For those who missed me or at least my column last week, I was away at a conference as a guest speaker on the subject of stem-cell research. The conference was hosted and attended largely by conservatives in a luxury resort complete with some very high-profile speakers, a golf tournament and a black tie dinner.
The first evening reception and dinner included the famed football coach Lou Holtz. I have always been a big football fan hailing from the University of Miami and the five-time national champion Hurricanes. So as I eagerly awaited his speech, I faced the usual but nonetheless awkward hurdle of “small talk” with guests I didn’t know seated at the dinner table.
I’ve never been a very good schmoozer. What’s worse, I don’t much like talking shop after business either. That means despite my rather opinionated views, I usually find myself hoping someone else will take over conversation lest an uncomfortable silence descend upon the table and I begin clock watching until the lead speaker takes the stage.
Fortunately, my husband attended with me (did I mention there was a golf tournament), and he usually runs interference on dinner conversation with the agility of a seasoned politician. Unfortunately, it didn’t take long for everyone to know I was invited to speak. And with such a controversial subject as stem-cell research on the table, it was only minutes before I was embroiled in a polite but heated exchange.
The kerchief slap came when one woman proudly proclaimed that if she could donate her eggs to create embryos to produce stem cells and a cure for anyone she knew – she would do it. Her boyfriend responded to the apparent generosity of her offer with approval and a hardy “Amen, sister.”
I hesitated to respond, knowing the bowels into which such conversations often descend, but nonetheless posited that human life is on a continuum from conception. I explained that from the moment of conception every human life is genetically human, genetically and sexually distinct, a complete (albeit immature) life form that is able to direct its own growth and development. These characteristics distinguish human life and the embryo from any other clump of cells or tissue produced in or by the body.
I further explained that conception is the only non-arbitrary point at which we can choose to protect human life. Beyond conception, there is no set of human characteristics that even “reasonable” people will agree qualify human life for protection. In other words, there is no logical argument to be made after conception to protect human life at one point that cannot be countered by some other point further along in development.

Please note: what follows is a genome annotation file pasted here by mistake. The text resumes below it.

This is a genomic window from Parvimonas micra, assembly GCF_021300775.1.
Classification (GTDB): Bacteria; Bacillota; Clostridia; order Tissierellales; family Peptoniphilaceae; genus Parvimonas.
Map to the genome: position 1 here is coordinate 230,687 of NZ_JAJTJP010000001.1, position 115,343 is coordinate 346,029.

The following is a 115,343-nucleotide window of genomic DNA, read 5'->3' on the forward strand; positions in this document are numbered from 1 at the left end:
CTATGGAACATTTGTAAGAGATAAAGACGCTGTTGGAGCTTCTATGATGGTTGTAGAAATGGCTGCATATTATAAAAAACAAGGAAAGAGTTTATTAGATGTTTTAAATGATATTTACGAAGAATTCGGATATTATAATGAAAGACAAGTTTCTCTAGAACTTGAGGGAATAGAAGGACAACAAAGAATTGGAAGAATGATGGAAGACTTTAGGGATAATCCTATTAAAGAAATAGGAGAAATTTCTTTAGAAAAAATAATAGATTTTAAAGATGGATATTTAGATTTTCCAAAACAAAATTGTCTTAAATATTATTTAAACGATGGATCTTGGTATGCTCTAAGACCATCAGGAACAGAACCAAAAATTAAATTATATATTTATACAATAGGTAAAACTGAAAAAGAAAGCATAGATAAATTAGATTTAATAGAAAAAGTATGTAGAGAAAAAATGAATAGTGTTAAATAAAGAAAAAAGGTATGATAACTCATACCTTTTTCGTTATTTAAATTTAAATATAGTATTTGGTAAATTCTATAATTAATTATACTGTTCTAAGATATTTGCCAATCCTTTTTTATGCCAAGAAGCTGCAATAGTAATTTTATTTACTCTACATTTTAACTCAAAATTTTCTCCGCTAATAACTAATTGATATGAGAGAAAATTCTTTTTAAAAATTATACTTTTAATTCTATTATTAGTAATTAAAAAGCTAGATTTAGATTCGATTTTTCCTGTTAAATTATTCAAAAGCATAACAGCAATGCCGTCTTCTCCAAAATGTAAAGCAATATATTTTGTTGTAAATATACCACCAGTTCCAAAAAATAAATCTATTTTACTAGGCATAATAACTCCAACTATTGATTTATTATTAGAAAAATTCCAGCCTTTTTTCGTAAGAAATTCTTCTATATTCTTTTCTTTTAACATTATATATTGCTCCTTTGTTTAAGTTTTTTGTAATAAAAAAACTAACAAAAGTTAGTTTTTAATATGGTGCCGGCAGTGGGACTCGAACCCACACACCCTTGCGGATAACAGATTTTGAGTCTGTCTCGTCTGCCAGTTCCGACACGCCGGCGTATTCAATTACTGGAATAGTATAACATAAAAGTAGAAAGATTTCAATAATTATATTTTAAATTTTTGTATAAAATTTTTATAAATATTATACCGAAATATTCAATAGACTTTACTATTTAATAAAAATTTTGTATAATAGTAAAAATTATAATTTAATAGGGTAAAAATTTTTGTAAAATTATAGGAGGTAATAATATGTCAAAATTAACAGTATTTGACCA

For example, some argue protection should begin when the heart begins beating at 4 weeks or when brain waves can be detected at 6. Others argue protection should begin when the face becomes distinguishable at 8 weeks or when the child can sense pain at 4 months. Some think it is the point of viability at 24 weeks – when the child can live independently outside the womb. But that is an ever-moving target with advances in technology.
The truth is some people obviously find it acceptable to take a child’s life moments before it is born. And under New Jersey law, it is permissible to kill a child that is created for therapeutic cloning purposes even after that child is born. Some renowned academics suggest parents should have a few months after the child is born to legally terminate his or her life – kind of like a 90 day money-back guarantee on products not meeting with your satisfaction or approval.
While the dinner guests agreed out loud that the law in New Jersey was ridiculous, they could not see that their position was as arbitrary as the one held by the New Jersey legislators. Nor could they see that their very position opened the door for abortion on demand, the killing of children created through cloning and even other such common practices as physician-assisted suicide and euthanasia.
Proof of my argument can be easily seen in the Netherlands where doctors have recently received government-approved guidelines for killing newborn babies – a practice rooted in government-approved euthanasia that started more than 20 years ago.
My opponent’s response was to scrape the tip of his knife into a pad of butter and hold it across the table in my direction with the statement: “This is not human life.”
Never mind the size of an embryo at 3 weeks (just about the same as the swath of butter he held at the end of his knife) has started to develop recognizable body parts. I realize there is just no getting through to some people.
As an interesting aside, his daughter, who looked to be about 15 or so, became enthralled with my argument and was quite bold in taking the position opposite her dad – a trend among generation Xers that present pro-lifers would be wise to nurture.
To their credit, the whole family attended my presentation the next day. And while no obvious conversions took place, they were excited to learn about the alternatives in adult stem-cell research. Afterwards, they admitted that it was the more promising and ethical options provided by cord blood and adult stem-cell research that made their participation in embryonic stem-cell research unnecessary and unlikely – another trend pro-lifers would be wise to nurture.
So what are these alternatives to embryonic stem-cell research, and what is the cutting edge right now? Stay tuned for next week’s column to find out.